You start Shot Online simply enough by selecting a character from amongst six choices. This is not a complex affair, your selection merely decides what you will look like and what your starting statistics will be. There are multiple character slots so you have some leeway for experimentation, though there's not much need for that. Each character has a line of clothing and equipment (in addition to generic items) that only they may use.
Characters have four vital statistics that influence various areas of performance. Power controls your striking distance, Impact controls the accuracy of mistimed shots, Skill controls your ability to affect the ball's spin and Stamina controls your fatigue rate. Each time your character levels up you may distribute two additional points amongst the attributes.
The basics of hitting the ball are simple and easy. You begin by selecting the right club for the task, which determines how far your strike will carry the ball. Its approximated landing area can be observed by a circle that appears down the course. Next you'll need to turn left or right so the ball is aimed where you want it to land on the fairway.
Once you are satisfied with your aim, you click on the ball to start your swing. A power gauge at the bottom starts filling up, running towards a hundred percent mark. How much you allow this gauge to fill determines the actual distance the ball will traverse. Once you click a second time, the marker will start swinging back towards zero. For an accurate shot, you need to time your third click exactly at the zero mark. Shooting over or under means the ball will curve either left or right. How much depends on the amount you missed and your Impact statistic.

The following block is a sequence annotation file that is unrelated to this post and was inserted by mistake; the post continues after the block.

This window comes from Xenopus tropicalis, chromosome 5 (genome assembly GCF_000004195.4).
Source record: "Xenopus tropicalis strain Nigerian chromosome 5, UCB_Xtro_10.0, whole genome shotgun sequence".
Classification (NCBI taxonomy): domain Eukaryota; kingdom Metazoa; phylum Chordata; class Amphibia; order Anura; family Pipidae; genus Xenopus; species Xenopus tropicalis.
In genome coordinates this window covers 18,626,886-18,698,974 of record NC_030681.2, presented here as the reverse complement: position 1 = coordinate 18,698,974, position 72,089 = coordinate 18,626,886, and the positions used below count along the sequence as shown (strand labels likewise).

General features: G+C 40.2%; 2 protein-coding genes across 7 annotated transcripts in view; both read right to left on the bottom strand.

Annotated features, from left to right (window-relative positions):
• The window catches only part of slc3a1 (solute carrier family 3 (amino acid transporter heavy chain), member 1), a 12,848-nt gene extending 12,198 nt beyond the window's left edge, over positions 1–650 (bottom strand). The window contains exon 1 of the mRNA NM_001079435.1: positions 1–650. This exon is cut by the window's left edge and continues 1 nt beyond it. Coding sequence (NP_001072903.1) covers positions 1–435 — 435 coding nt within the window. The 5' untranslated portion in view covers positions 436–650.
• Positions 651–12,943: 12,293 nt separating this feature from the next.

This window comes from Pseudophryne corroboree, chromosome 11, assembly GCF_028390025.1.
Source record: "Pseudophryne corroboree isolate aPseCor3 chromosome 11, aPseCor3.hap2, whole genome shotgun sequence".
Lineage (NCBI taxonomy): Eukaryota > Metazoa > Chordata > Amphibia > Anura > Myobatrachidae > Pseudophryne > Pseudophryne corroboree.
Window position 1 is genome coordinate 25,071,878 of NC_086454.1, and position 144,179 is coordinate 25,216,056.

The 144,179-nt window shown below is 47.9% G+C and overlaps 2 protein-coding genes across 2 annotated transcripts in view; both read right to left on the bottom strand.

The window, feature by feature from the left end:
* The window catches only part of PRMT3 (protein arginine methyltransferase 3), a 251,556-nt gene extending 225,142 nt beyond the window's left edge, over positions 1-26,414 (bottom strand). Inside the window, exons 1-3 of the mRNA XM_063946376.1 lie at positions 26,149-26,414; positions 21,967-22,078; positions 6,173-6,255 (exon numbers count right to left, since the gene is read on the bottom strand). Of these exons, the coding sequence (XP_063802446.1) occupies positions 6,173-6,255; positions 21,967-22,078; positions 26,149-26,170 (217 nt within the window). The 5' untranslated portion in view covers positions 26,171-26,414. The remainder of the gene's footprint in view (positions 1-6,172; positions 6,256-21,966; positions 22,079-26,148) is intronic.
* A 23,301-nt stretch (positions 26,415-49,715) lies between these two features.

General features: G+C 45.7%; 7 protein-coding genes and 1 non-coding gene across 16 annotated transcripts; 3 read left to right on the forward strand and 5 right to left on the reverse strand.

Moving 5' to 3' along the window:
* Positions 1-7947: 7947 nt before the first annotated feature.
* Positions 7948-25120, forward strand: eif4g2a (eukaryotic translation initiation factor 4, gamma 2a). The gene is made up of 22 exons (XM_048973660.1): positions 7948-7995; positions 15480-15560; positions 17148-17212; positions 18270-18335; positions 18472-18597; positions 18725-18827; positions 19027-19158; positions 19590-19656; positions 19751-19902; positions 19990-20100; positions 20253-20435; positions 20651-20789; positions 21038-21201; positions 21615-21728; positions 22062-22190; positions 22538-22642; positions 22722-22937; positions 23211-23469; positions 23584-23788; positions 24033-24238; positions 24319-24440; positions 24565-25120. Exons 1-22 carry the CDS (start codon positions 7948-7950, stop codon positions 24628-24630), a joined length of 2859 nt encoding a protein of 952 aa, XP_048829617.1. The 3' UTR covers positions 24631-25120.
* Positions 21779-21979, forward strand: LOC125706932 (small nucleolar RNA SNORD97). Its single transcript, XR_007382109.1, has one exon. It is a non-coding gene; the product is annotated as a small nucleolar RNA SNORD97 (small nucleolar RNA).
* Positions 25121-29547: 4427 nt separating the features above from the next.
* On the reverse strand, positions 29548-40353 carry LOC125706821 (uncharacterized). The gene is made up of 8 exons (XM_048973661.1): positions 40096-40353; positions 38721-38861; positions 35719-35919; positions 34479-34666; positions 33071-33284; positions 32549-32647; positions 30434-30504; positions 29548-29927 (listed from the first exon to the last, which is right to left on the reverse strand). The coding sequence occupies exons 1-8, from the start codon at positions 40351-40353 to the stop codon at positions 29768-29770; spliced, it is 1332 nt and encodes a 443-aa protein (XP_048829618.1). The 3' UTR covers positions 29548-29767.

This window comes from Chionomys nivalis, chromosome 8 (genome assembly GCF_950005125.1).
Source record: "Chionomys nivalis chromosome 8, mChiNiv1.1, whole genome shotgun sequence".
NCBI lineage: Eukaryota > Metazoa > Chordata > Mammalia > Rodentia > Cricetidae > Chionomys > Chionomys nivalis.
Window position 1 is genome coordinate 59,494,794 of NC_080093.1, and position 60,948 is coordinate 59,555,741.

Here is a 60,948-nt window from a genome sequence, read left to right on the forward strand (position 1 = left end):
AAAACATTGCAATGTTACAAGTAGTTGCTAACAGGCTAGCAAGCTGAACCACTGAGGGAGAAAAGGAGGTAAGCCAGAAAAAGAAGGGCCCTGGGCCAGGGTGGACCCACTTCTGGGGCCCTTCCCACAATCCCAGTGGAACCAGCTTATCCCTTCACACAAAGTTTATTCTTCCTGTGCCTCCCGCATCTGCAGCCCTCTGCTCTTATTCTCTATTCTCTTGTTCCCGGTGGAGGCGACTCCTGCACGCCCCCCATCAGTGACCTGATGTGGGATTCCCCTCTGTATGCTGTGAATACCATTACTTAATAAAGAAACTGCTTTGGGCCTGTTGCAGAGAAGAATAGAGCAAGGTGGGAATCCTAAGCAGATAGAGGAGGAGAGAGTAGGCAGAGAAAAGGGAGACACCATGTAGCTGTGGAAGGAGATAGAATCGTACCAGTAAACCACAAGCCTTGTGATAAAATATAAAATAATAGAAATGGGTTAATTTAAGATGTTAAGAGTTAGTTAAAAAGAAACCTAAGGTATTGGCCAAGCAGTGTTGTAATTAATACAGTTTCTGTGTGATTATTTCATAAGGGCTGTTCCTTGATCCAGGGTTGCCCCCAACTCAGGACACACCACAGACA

There are more subtle factors affecting the trajectory which you must take into consideration when striving for more accurate shots. The aiming circle only tells you where the ball will land when hit at full force, it does not take into account weaker strikes or how much further it will roll after landing - these you must estimate yourself based on the club you use and the terrain. In simple terms, longer strikes will lengthen the roll; the shorter the grass the more freely the ball will roll.
You also can control the point at which you hit the ball to give it some extra spin. For example a hefty backspin will shorten the ball's roll, an important factor to consider if you are aiming at a very narrow zone. If you are confident in your skill, you can use curving shots to get past obstacles that would impede a straight shot.
Weather conditions have their say over the trajectory as well. It will be longer in warm weather, shorter in cold weather. Cloudy and rainy conditions will further shorten the trajectory. Wind direction and its strength have an obvious effect. None of these are reflected on your aiming circle. Their effects must be estimated and your choice of club, shot direction and impact power adjusted accordingly.